As part of an Armoured Division in the Second World War, a Motor Battalion provided infantry support within the Armoured Brigade, as opposed to the operations of the Infantry Brigade. The Motor Battalion was heavily mechanised and used some additional armoured fighting vehicles. Whilst there was an Independent Machine Gun Company in the Armoured Division, this was to support the Infantry Brigade and the Motor Battalion had its own machine gun support in the form of two platoons in the later stages of the war.
In the Middle East, in 1942, the Motor Battalion included a machine gun platoon in each of the Motor Companies. This provided 16 guns across the Battalion but decentralised unlike the pre-war Infantry Battalions. They were carried in 3-ton lorries.
In January 1944, the Motor Battalion (not in the Middle East) had two machine gun platoons, each with four guns and carried in Universal Carriers, in the same manner as a machine gun platoon of a machine gun battalion.
The Motor Battalions of the Second World War were from the following regiments:
Motor battalions had their own training arrangements, different from the infantry battalions and the machine gun battalions. Whereas a machine gunner in a Divisional (Machine Gun) Battalion would be trained at one of the Machine Gun Training Centres, machine gunners in a Motor Battalion received their training alongside other members of the battalion at a Motor Training and Holding Battalion. This included specialist companies that provided the training for the different platoons in the support company of the Motor Battalion. This included an MMG Platoon within the Specialist Company. A full transcript of the War Establishment of the Motor Training and Holding Battalion is available as a PDF download.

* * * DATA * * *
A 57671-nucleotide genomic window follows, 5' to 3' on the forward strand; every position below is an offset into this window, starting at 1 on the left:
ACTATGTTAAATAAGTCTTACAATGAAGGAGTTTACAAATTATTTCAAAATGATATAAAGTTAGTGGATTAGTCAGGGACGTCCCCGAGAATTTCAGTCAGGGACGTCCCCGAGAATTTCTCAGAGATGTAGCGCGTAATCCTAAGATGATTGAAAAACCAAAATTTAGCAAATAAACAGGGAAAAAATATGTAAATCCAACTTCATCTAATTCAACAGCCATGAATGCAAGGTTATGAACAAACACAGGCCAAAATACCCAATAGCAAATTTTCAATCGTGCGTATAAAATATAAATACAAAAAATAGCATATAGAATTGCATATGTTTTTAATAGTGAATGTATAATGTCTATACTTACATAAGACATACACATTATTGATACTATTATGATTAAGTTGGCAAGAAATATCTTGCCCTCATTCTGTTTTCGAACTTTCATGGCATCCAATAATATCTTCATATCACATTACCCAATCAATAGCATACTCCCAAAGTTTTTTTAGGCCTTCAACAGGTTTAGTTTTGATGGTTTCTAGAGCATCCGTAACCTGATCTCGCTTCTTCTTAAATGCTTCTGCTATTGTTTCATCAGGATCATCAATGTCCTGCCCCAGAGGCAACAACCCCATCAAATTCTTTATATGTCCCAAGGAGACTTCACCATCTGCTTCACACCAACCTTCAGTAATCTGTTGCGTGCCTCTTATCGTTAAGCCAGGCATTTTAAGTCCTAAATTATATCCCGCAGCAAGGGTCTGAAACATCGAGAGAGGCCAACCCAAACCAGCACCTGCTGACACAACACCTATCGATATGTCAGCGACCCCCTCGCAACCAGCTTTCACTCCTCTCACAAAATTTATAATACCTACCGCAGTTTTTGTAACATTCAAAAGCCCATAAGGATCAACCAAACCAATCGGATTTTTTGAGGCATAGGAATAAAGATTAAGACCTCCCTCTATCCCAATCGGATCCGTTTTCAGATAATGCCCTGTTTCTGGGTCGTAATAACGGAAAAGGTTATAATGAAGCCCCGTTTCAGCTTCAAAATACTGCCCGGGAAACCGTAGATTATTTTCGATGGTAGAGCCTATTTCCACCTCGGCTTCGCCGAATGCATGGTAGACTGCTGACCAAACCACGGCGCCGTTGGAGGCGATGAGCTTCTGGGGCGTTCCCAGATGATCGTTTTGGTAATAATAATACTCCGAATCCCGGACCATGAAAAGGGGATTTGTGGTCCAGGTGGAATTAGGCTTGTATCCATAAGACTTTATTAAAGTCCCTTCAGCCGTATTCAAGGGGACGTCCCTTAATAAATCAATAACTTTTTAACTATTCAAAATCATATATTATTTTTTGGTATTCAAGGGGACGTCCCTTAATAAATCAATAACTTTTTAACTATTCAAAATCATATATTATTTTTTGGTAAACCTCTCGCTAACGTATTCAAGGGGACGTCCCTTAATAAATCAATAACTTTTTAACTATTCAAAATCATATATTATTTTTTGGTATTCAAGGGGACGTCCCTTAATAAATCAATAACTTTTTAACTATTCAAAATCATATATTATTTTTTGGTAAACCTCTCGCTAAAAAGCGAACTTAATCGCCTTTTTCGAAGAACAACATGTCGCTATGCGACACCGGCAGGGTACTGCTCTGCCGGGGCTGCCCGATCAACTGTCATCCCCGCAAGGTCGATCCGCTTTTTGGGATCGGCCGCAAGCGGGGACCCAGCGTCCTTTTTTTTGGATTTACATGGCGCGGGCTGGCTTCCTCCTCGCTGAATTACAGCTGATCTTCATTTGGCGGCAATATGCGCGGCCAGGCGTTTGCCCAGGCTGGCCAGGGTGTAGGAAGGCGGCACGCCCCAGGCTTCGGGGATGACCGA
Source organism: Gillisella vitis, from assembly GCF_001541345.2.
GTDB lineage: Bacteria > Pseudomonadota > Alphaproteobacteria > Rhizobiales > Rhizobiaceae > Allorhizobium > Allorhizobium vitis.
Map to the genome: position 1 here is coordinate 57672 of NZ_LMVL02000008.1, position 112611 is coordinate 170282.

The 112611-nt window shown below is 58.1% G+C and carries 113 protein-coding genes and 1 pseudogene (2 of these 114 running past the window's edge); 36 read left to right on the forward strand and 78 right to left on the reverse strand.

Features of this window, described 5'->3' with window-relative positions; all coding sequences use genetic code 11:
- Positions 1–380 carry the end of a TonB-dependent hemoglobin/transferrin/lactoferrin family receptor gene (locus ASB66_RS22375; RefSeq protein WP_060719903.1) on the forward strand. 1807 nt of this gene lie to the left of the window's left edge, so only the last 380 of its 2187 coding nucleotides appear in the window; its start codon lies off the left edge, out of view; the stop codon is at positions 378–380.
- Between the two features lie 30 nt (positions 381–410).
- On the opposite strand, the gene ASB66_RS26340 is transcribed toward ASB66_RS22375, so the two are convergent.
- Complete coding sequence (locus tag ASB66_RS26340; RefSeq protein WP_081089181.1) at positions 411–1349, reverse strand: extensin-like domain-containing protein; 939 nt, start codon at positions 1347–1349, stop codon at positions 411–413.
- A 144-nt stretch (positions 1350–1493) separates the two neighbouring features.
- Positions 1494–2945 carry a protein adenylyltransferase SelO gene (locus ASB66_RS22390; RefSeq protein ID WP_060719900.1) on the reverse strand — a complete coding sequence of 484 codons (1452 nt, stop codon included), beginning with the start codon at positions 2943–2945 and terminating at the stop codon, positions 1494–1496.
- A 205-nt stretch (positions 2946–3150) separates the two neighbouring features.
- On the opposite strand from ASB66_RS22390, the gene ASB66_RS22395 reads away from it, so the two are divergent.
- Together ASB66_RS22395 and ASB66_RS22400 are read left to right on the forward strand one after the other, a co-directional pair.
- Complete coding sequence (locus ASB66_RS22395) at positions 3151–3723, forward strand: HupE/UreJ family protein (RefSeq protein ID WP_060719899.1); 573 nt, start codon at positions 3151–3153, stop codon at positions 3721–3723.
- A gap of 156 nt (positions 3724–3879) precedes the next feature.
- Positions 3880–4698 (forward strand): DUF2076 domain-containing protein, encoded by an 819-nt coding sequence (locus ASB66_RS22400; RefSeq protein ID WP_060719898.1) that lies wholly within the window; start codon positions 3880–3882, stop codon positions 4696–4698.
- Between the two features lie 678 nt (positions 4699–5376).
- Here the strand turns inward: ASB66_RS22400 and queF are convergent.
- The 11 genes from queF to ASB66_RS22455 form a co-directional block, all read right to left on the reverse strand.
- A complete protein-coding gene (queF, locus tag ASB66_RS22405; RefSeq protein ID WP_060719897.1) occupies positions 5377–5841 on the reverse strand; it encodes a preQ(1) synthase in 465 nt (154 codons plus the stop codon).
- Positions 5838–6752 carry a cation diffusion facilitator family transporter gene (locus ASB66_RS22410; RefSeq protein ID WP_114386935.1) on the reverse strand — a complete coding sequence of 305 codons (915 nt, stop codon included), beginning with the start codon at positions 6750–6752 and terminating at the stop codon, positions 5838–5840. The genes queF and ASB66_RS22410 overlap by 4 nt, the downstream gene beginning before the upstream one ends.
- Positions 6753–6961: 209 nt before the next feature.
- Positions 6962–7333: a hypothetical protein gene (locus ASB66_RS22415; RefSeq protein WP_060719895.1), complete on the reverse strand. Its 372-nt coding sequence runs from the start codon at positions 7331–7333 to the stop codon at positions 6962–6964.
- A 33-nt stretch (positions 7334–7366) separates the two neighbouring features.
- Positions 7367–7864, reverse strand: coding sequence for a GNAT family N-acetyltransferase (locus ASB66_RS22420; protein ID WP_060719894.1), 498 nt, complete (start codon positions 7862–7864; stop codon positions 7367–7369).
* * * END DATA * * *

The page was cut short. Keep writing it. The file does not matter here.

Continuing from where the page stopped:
- Bouchery, 1999
- The National Archives, WO 24/944, War Establishments July to September 1942.
- The National Archives, WO 24/950, War Establishments 1944.